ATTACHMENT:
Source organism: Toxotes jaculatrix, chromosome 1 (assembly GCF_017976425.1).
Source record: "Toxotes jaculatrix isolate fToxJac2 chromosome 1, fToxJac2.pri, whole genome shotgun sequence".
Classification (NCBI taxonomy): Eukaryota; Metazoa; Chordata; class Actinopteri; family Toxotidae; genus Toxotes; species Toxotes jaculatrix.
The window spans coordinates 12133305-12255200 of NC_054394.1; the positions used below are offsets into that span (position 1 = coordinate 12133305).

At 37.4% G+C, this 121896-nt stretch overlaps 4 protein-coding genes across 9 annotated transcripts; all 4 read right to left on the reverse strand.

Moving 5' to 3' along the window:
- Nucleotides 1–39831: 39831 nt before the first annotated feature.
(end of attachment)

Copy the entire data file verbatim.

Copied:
Source organism: Toxotes jaculatrix, chromosome 1 (assembly GCF_017976425.1).
Source record: "Toxotes jaculatrix isolate fToxJac2 chromosome 1, fToxJac2.pri, whole genome shotgun sequence".
Classification (NCBI taxonomy): Eukaryota; Metazoa; Chordata; class Actinopteri; family Toxotidae; genus Toxotes; species Toxotes jaculatrix.
The window spans coordinates 12133305-12255200 of NC_054394.1; the positions used below are offsets into that span (position 1 = coordinate 12133305).

At 37.4% G+C, this 121896-nt stretch overlaps 4 protein-coding genes across 9 annotated transcripts; all 4 read right to left on the reverse strand.

Moving 5' to 3' along the window:
- Nucleotides 1–39831: 39831 nt before the first annotated feature.